Lots of different kinds of people have their place of course, and this may in part be a matter of temperament, but speaking for myself, I am much less impressed, when it comes to combating climate change, by radical heroics than I am by meticulous practical work. XR cofounder, Roger Hallam, apparently thinks that nothing will change without a major insurrection that leads to large number of activists going to prison. I can’t see myself that large numbers of people being sent to prison will necessarily have the desired effect. I can imagine all sorts of possible consequences of insurrections of that kind, including the rise of brutal authoritarian governments with no interest in climate change at all.

Remember that Lenin believed he was leading the Russian working class on the fastest route to socialism – and that Russia ended up with petro-capitalism and Putin.

Personally I’d rather see large numbers of people working on problems such as mass energy storage, affordable green fuels, and carbon neutral cement. It’s solving problems like these -and the political and business headaches that come with them – that’s going to stop climate catastrophe. Utopia can wait.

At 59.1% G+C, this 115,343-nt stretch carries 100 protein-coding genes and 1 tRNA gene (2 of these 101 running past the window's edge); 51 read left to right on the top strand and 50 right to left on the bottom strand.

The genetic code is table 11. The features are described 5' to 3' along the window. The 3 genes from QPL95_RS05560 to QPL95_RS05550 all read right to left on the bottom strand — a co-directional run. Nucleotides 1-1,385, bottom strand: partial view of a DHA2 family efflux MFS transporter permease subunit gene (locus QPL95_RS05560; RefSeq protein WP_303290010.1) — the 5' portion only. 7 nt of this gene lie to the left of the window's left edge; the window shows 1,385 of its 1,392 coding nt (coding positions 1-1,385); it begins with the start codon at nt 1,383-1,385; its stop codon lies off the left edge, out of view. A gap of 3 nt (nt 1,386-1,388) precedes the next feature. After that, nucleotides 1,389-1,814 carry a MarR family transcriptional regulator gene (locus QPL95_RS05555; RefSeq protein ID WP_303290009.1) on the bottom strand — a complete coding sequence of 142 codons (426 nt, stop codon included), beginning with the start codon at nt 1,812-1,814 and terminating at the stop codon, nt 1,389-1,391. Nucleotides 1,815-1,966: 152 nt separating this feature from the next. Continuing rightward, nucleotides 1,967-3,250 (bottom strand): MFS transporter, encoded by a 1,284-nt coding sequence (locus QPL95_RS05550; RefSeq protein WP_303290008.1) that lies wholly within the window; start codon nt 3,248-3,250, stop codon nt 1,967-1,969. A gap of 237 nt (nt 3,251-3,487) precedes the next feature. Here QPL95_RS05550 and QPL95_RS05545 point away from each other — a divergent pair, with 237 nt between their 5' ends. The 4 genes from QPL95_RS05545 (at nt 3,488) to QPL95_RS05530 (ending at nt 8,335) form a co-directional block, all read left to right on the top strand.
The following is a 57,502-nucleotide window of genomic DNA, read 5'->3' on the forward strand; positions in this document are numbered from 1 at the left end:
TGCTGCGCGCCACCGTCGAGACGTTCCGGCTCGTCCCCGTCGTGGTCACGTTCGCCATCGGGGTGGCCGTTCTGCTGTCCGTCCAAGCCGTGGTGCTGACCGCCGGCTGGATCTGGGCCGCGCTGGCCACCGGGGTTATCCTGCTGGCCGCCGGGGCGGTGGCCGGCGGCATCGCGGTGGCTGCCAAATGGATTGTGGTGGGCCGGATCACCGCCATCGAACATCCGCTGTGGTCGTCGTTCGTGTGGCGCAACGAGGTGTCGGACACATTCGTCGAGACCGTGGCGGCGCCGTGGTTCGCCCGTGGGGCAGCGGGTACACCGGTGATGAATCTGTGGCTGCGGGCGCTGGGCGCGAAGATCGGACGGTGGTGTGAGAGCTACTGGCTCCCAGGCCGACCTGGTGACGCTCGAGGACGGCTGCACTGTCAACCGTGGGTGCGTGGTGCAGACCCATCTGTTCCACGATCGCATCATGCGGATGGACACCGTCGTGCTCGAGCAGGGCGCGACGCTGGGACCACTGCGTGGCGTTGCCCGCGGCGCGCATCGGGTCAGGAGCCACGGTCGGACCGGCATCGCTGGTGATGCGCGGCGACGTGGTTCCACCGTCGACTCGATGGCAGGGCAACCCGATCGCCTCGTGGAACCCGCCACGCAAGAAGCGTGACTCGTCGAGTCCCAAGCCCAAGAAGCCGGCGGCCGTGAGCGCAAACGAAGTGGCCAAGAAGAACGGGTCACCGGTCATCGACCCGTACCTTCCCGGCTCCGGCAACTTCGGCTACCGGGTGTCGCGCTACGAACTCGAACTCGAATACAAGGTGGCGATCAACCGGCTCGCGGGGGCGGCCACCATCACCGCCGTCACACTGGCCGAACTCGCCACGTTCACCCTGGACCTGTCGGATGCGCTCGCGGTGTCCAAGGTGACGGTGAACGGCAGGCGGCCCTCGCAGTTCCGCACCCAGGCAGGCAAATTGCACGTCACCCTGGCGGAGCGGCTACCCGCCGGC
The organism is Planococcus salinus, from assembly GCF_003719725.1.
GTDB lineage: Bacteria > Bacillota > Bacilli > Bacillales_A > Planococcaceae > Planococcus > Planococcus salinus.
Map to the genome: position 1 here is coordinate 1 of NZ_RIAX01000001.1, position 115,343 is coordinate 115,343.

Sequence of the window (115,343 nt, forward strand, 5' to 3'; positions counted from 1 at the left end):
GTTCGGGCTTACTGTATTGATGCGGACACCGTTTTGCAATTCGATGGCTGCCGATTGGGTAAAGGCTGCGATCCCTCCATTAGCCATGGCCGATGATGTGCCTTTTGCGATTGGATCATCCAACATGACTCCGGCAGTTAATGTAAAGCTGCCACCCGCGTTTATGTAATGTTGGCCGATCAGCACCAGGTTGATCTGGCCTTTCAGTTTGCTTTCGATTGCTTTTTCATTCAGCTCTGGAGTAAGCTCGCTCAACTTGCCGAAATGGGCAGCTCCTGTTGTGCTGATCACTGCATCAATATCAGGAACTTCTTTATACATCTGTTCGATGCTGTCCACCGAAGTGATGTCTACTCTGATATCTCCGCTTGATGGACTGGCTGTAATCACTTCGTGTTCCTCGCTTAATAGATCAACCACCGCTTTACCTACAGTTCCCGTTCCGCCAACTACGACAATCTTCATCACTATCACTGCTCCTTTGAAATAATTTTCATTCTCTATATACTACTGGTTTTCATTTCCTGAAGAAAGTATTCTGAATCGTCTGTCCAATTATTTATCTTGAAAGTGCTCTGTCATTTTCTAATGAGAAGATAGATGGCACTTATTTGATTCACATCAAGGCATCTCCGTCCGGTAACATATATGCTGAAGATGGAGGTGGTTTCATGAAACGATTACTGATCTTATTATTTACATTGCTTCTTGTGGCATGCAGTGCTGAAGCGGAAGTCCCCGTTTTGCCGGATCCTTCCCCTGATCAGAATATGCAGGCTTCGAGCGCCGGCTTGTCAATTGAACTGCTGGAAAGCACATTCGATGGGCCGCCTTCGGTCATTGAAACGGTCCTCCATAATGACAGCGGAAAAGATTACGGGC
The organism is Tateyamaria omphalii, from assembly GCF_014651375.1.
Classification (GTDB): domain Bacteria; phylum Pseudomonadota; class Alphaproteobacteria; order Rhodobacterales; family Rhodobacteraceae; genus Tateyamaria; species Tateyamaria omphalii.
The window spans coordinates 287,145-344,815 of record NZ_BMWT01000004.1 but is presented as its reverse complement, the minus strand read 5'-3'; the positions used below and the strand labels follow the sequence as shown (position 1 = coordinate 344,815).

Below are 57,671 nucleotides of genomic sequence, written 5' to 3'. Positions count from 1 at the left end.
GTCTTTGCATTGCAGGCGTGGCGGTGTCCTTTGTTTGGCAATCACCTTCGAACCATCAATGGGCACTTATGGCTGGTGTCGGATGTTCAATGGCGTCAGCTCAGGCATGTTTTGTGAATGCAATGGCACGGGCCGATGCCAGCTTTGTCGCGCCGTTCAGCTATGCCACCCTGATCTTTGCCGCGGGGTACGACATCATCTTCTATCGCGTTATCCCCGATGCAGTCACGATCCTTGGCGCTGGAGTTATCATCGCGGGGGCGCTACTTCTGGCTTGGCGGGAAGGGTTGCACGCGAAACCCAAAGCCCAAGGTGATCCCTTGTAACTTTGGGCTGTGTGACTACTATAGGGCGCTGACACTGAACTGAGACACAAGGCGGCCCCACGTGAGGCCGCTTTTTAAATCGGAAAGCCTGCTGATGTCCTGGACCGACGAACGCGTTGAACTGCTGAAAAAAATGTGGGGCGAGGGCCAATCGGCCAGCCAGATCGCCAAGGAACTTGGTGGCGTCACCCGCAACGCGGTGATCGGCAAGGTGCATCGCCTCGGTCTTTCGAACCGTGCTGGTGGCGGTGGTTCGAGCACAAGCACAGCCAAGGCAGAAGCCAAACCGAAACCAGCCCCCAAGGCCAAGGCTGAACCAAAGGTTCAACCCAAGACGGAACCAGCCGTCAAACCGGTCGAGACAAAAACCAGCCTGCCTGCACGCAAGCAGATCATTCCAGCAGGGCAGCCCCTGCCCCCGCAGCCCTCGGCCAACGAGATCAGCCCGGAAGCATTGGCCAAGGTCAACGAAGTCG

Lorry Drivers

I heard a news item on the radio last week about the department store chain, John Lewis, getting ready for Christmas. It concluded with a reassurance from John Lewis that there would be no shortage of lorry drivers because they had put up lorry drivers’ pay and were busy recruiting. In fact, they have put up pay by £5,000. Many other chain stores have done the same.

The current shortage of lorry drivers in the UK is due in part to Covid, but there seems to be general agreement that Brexit is also a factor, because it means that companies can no longer recruit drivers from other parts of Europe.

I’ve seen this presented in Remainer contexts as another example of how bad Brexit is, but if I was a lorry driver who’d voted for Brexit, I wouldn’t take that view. I’d see it an example of Brexit helping me, just as I’d hoped, and I’d be pleased. Driving lorries isn’t an easy job, and up to now it hasn’t been particularly well paid. £5,000 a year is a big raise.

And, if I was lorry driver who’d argued in the past that companies were holding wages down by bringing in workers from poorer parts of Europe, I’d be angry. I’d be angry that up to now I’d been told that this was a myth put about by racists and xenophobes.